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A foraminotomy is spinal surgery to relieve pressure on a pinched nerve. It is most often done in the neck or lower back.


The week before your surgery:

  • Your surgeon will tell you how to prepare. Arrange to have someone drive you home after surgery.
  • Tell your surgeon about all medicines you currently take. He or she will tell you if you need to stop any medicine for surgery, and when to stop. He or she will tell you which medicines to take or not take on the day of surgery.
  • Tell your surgeon about all your allergies, including allergies to medicine, anesthesia, or contrast liquid.
  • You may need an MRI or CT scan of your spine before your surgery. You may also need x-rays, a myelogram, or tests to check your nerves and muscles.

The night before your surgery:

You may be told not to eat or drink anything after midnight.

The day of your surgery:

  • You or a close family member will be asked to sign a legal document called a consent form. It gives healthcare providers permission to do the procedure or surgery. It also explains the problems that may happen, and your choices. Make sure all your questions are answered before you sign this form.
  • Take only the medicines your surgeon told you to take.
  • Healthcare providers may insert an intravenous tube (IV) into your vein. A vein in the arm is usually chosen. Through the IV tube, you may be given liquids and medicine.
  • An anesthesiologist will talk to you before your surgery. You may need medicine to keep you asleep or numb an area of your body during surgery. Tell healthcare providers if you or anyone in your family has had a problem with anesthesia in the past.


What will happen:

  • An incision will be made over the area of your spine where your nerve is pinched. Your surgeon will remove tissue so he or she can see your vertebra (spinal bone) clearly. He or she may use a microscope or endoscope (tube with a light and camera on the end) to help see the bone. He or she will use a drill to remove the piece of bone that is pinching your nerve. He or she will also remove any pieces of ruptured disc that are blocking your nerve.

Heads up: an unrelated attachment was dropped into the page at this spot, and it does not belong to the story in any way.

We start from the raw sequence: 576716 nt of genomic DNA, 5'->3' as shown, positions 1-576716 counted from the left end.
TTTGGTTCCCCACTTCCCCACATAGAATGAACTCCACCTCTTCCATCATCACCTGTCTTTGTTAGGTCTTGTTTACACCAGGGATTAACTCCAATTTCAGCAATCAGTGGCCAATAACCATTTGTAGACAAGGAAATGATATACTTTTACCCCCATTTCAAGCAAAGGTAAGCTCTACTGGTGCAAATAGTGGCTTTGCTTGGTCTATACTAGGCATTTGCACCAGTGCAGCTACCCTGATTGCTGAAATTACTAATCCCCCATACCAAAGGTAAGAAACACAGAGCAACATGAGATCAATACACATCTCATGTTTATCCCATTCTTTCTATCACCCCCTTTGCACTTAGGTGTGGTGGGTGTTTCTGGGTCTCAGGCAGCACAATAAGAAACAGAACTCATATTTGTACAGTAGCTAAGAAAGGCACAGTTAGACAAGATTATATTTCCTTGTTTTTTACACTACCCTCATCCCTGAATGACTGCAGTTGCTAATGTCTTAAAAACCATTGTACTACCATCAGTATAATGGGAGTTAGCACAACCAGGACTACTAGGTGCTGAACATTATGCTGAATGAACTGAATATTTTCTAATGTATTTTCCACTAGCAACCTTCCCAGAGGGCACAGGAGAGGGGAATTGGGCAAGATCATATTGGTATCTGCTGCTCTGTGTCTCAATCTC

• The surgical area will be rinsed with a liquid that contains antibiotics. Your surgeon will then close the tissues around the vertebra using stitches that dissolve. The skin incision will be closed using stitches or surgical glue and may be covered with a bandage.

After your surgery:

You will be taken to a room to rest until you are fully awake. Healthcare providers will monitor you closely for any problems. Do not get out of bed until your healthcare provider says it is okay. When your healthcare provider sees that you are okay, you may be allowed to go home.


  • You have a fever.
  • You get a cold or the flu.


You may have pain, numbness, or muscle spasms after the surgery. You may have weakness in some muscles. You may bleed too much or get an infection. Spinal fluid may leak from your wound. This can cause a bad headache. You may get a blood clot in your arm or leg. The clot may travel to your heart or brain and cause life-threatening problems, such as a heart attack or stroke. During surgery an air bubble may enter your heart and cause problems with your heartbeat. This is very rare but may be life-threatening.

Care Agreement

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The above information is an educational aid only. It is not intended as medical advice for individual conditions or treatments. Talk to your doctor, nurse or pharmacist before following any medical regimen to see if it is safe and effective for you.

Further information

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